A Helpdesk in English and Italian has been created to support bidders with the application process, especially small and medium enterprises. The helpdesk provides information on how to create an account and download the HAPPI tender documents, how to ask a question on the FAQ page, as well as information on how to upload an offer to the platform.
For more information on the call for tender, visit the HAPPI website.
EcoProcura 2014 host city Ghent (Belgium) demonstrated its commitment to sustainability at the conference by signing a strategy on sustainable public procurement (SPP) and a Charter that obliges the city to spend 10 percent of its ICT budget on innovative solutions. The City’s SPP Strategy aims to reduce environmental impacts while growing the local and social economy through the employment of advanced procurement approaches.
Daniël Termont, Mayor of the City of Ghent, said: “Sustainability is in all that we do, exemplified by our aim to achieve a climate neutral city by 2050. Moreover, Ghent wants to be a ‘smart city’ that employs creative solutions to everyday problems, and unites citizens to learn from one another. Ghent is a firm believer in the important role procurement plays in making our city more sustainable and in obtaining innovative products and services.”
Representatives Aline de Tremerie and Mieke Peters presented Ghent’s exemplary strategic approach at the opening plenary of the conference, outlining how advanced techniques are implemented when purchasing various products and services. The City provided an inspiring blueprint for public procurers to emulate, emphasising the benefits inherent in sustainable and innovative procurement.
For more information, visit the EcoProcura website.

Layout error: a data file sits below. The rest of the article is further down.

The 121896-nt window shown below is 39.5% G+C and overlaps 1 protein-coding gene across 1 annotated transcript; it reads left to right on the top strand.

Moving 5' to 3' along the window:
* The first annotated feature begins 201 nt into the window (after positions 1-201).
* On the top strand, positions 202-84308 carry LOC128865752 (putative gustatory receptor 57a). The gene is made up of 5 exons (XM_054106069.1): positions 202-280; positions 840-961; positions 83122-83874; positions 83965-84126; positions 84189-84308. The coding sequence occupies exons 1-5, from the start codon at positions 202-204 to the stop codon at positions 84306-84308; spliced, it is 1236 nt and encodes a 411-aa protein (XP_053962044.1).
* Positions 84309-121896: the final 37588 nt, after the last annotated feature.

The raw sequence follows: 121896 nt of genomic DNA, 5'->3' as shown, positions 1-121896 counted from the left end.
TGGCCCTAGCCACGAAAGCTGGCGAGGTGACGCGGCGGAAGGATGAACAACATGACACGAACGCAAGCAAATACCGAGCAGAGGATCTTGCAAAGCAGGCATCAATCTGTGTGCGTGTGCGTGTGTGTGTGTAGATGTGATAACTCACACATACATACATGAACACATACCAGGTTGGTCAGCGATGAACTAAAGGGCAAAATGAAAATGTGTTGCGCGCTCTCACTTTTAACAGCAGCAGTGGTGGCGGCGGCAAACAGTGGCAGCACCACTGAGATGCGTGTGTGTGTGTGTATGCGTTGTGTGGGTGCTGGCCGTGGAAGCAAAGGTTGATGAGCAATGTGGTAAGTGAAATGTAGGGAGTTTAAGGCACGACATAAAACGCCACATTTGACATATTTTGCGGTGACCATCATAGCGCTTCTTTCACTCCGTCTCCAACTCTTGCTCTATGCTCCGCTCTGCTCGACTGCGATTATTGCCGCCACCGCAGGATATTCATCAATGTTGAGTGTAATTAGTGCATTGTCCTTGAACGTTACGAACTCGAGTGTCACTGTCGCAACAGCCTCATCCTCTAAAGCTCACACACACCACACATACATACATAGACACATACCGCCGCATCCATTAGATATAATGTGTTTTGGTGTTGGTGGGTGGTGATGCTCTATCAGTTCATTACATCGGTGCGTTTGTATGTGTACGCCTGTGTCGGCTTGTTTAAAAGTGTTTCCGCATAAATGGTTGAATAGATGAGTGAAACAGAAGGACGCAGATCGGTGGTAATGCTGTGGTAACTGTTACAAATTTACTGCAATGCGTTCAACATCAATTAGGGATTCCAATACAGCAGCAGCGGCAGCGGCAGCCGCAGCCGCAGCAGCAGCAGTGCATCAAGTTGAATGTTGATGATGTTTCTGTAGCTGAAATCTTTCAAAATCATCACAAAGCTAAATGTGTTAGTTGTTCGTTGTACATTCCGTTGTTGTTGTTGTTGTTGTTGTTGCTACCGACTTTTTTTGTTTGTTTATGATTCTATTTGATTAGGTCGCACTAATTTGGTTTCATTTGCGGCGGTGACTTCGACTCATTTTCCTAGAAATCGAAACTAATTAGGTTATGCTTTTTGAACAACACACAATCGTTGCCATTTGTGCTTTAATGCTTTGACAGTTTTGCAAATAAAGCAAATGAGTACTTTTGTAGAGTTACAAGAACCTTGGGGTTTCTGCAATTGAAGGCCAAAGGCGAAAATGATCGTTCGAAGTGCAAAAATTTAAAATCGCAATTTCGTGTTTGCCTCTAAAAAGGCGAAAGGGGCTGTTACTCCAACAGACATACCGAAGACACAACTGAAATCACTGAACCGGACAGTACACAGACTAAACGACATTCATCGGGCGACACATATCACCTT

Experts and practitioners in the field of sustainable public procurement (SPP) and public procurement of innovation (PPI) are invited to comment on the latest edition of the Procura+ Manual. The authors are particularly looking for input regarding the document's interpretation of the current legal framework in Europe. Additionally, feedback on specific sector reviews, such as construction, ICT, catering, etc., is also welcome. The deadline for commenting is 24 October 2014.
Aimed at public authorities, the manual provides clear guidance on how to implement sustainable procurement in practice, regardless of size or experience. It contains general information on management, cost and legal factors as well as key criteria product groups with high sustainability impact. The revised edition aims to provide a practical interpretation of new procurement rules, in this way supporting procurers to undertake and advance SPP and PPI.
Those who provide comments will be included in the Acknowledgements section of the publication. It should be noted that the current draft suffers from formatting issues – those who wish to comment are directed to ignore these problems, as the finalised version will undergo a design quality check. All comments should be provided to firstname.lastname@example.org.
For more information, visit the Procura+ website.
The ENIGMA project, in conjunction with the European Commission and the Covenant of Mayors, will hold a webinar on municipal innovation procurement on 2 October 2014, highlighting how new purchasing mechanisms can help local authorities make public services more innovative. The event will primarily focus on two procurement procedures - Public Procurement of Innovation (PPI) and Pre-Commercial Procurement (PCP) - both of which can contribute to local efforts to improve energy efficiency and decrease carbon emissions.
PPI occurs when public authorities act as a launch customer for innovative goods or services. These are typically not yet available on a large-scale commercial basis and may include conformance testing. PCP is an approach within the public procurement of innovation, developed specifically for the procurement of R&D services rather than actual goods and services.
Funding available for these procedures at the EU, national and regional levels will be discussed with participants. Vasileios Tsanidis of the European Commission will provide an introduction to innovation procurement and the EU financial support for PPI and PCP, while Caterina Sampol, AQUAS, Barcelona (Spain), will discuss PCP for local and regional innovation. The webinar will last for one hour.
For more information, visit the ENIGMA website.